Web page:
Sign in to follow this  

War blamed for spread of desert in Somalia

Recommended Posts


War blamed for spread of desert in Somalia

By Alex Kiprotich


The current instability in Somalia has contributed to desertification.


Environment minister Kalonzo Musyoka yesterday said the country could soon become a desert if no measures were taken.


"Somalis have continued to cut down trees for charcoal thus affecting rain patterns," he said.


"Deforestation has led to harsh climatic conditions in areas neighbouring Somalia occasioning drought and famine," said Kalonzo.


The minister, who was addressing journalists at Gigiri during the opening of the United Nations Convention to Combat Desertification (UNCCD) conference, said the problem was real.


He said the Government was looking for ways to deal with land degradation, which affects food security.


He said the war against poverty could not be won unless environmental issues were addressed.


"The effort by the Government to combat poverty cannot be won without addressing land degradation," Musyoka said.


More than 100 ministers worldwide are expected to attend the meeting which started yesterday.


Kalonzo said the Government signed the treaty to combat desertification in 1994 and was ratified in 1997.


He said the national action plan on the fight against desertification was complete. The minister said he would release the report during the two-week conference.


The executive secretary of UNCCD Hama Diallo said 250 million people worldwide were affected by land degradation and more than a billion people faced starvation.


Sustainable land management practices, he said, were needed to address drought and food insecurity.


"Due to the fact that long term food productivity is threatened by soil degradation, sound management practices should be adopted," said Diallo.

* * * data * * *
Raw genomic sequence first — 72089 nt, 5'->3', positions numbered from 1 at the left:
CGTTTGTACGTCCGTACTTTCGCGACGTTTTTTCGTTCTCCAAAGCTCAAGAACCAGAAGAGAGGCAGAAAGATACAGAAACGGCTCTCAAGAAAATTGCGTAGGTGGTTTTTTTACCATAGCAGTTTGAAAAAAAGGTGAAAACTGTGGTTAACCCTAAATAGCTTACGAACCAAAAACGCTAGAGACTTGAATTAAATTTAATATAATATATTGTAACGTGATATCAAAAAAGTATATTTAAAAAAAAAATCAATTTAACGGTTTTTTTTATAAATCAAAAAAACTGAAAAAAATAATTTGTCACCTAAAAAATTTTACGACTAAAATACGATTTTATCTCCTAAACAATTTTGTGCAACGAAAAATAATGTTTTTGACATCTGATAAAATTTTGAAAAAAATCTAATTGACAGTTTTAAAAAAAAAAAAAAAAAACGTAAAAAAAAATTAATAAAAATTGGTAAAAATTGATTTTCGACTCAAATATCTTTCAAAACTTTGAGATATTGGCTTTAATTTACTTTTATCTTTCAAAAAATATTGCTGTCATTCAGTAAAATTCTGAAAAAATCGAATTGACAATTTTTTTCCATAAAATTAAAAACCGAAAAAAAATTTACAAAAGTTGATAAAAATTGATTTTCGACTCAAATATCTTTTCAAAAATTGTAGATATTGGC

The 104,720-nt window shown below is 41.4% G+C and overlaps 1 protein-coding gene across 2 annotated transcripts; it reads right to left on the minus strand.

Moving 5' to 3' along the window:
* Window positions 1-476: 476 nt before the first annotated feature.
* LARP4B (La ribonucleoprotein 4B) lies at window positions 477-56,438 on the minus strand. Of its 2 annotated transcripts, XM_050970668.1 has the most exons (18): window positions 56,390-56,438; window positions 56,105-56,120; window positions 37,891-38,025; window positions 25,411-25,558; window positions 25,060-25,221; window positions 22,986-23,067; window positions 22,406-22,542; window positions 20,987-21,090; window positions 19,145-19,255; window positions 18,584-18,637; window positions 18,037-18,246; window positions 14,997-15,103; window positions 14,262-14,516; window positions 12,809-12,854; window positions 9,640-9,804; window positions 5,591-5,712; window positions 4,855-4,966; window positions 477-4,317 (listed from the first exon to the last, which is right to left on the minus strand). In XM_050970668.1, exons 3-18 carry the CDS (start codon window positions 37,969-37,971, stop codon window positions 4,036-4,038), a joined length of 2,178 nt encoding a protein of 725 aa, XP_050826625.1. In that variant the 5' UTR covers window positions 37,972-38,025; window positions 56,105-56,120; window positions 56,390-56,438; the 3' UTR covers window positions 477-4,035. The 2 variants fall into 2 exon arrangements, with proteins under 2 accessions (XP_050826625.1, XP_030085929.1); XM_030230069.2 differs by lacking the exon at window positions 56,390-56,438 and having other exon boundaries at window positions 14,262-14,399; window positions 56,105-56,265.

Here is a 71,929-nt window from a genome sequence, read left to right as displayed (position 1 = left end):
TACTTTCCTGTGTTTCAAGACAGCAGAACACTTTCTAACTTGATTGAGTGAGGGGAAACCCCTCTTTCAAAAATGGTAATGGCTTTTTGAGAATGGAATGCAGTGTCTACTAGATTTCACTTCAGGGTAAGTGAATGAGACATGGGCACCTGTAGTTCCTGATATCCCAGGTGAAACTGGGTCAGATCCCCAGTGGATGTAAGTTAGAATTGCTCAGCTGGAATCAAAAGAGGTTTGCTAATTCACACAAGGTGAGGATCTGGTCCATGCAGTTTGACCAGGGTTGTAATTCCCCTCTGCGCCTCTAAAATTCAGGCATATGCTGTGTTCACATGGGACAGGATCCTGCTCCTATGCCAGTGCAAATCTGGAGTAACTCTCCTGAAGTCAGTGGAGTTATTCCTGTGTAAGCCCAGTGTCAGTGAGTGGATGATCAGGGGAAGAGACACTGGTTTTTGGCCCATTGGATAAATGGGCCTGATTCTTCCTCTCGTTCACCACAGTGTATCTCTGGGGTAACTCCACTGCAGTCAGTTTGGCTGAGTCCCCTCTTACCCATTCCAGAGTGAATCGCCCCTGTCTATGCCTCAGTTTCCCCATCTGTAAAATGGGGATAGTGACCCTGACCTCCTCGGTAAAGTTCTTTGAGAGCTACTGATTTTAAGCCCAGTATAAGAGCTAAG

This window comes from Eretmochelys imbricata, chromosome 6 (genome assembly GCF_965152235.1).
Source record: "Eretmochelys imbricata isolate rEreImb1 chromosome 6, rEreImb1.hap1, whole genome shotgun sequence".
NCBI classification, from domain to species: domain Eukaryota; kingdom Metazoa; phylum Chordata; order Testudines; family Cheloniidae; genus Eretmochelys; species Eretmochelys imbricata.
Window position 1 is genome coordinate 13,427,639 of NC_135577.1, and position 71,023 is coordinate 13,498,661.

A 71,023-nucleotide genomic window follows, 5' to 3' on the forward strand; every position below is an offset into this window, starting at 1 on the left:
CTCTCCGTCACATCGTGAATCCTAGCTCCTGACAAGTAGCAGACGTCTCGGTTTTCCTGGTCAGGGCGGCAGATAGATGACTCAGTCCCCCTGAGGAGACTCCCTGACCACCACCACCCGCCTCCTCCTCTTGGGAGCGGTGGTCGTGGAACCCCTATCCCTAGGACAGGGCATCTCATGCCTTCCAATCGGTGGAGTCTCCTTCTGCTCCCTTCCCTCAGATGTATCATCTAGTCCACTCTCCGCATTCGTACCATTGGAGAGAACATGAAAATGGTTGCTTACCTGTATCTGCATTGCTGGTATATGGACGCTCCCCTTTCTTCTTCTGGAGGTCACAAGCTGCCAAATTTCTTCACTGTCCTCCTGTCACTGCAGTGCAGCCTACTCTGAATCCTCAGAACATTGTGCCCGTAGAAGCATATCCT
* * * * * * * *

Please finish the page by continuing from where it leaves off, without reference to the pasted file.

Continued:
He said developed countries should aid the affected countries mostly in sub Sahara Africa.


"Sustainable development can be achieved with the help of the international community," he said.

Share this post

Link to post
Share on other sites

Kaaga darane, the charcoal mining nomads have the latest equipment for tree cutting. It is not the old fashioned "Masaar" anymore but powerful chainsaws. This practice of tree cutting made headways into the deep south and in smaller towns. It is big business. If you have a tree in front of your house, people will beg you to cut it down before they get to the closest one in the desert several miles away. Can you imagine such madness?

Share this post

Link to post
Share on other sites

Join the conversation

You can post now and register later. If you have an account, sign in now to post with your account.

Reply to this topic...

×   Pasted as rich text.   Restore formatting

  Only 75 emoji are allowed.

×   Your link has been automatically embedded.   Display as a link instead

×   Your previous content has been restored.   Clear editor

×   You cannot paste images directly. Upload or insert images from URL.

Sign in to follow this